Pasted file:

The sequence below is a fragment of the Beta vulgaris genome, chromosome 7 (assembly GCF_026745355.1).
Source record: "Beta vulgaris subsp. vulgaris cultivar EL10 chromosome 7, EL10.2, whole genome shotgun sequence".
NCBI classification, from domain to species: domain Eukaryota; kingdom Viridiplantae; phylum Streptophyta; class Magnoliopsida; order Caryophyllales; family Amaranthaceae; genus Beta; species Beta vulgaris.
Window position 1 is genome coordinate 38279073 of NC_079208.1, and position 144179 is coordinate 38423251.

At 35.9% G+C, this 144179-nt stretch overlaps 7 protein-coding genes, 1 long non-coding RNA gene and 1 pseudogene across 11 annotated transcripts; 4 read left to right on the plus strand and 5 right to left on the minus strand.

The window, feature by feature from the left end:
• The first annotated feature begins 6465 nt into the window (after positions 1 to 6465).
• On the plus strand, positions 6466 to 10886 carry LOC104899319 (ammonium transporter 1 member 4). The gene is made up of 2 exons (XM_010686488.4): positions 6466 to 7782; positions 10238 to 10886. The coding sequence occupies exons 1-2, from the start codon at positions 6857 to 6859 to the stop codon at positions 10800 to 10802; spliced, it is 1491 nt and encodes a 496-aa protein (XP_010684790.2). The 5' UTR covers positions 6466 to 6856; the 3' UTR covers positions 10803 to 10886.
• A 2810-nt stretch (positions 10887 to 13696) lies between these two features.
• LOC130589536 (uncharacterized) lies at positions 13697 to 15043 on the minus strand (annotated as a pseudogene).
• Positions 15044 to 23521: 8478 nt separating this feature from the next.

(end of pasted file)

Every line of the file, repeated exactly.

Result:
The sequence below is a fragment of the Beta vulgaris genome, chromosome 7 (assembly GCF_026745355.1).
Source record: "Beta vulgaris subsp. vulgaris cultivar EL10 chromosome 7, EL10.2, whole genome shotgun sequence".
NCBI classification, from domain to species: domain Eukaryota; kingdom Viridiplantae; phylum Streptophyta; class Magnoliopsida; order Caryophyllales; family Amaranthaceae; genus Beta; species Beta vulgaris.
Window position 1 is genome coordinate 38279073 of NC_079208.1, and position 144179 is coordinate 38423251.

At 35.9% G+C, this 144179-nt stretch overlaps 7 protein-coding genes, 1 long non-coding RNA gene and 1 pseudogene across 11 annotated transcripts; 4 read left to right on the plus strand and 5 right to left on the minus strand.

The window, feature by feature from the left end:
• The first annotated feature begins 6465 nt into the window (after positions 1 to 6465).
• On the plus strand, positions 6466 to 10886 carry LOC104899319 (ammonium transporter 1 member 4). The gene is made up of 2 exons (XM_010686488.4): positions 6466 to 7782; positions 10238 to 10886. The coding sequence occupies exons 1-2, from the start codon at positions 6857 to 6859 to the stop codon at positions 10800 to 10802; spliced, it is 1491 nt and encodes a 496-aa protein (XP_010684790.2). The 5' UTR covers positions 6466 to 6856; the 3' UTR covers positions 10803 to 10886.
• A 2810-nt stretch (positions 10887 to 13696) lies between these two features.
• LOC130589536 (uncharacterized) lies at positions 13697 to 15043 on the minus strand (annotated as a pseudogene).
• Positions 15044 to 23521: 8478 nt separating this feature from the next.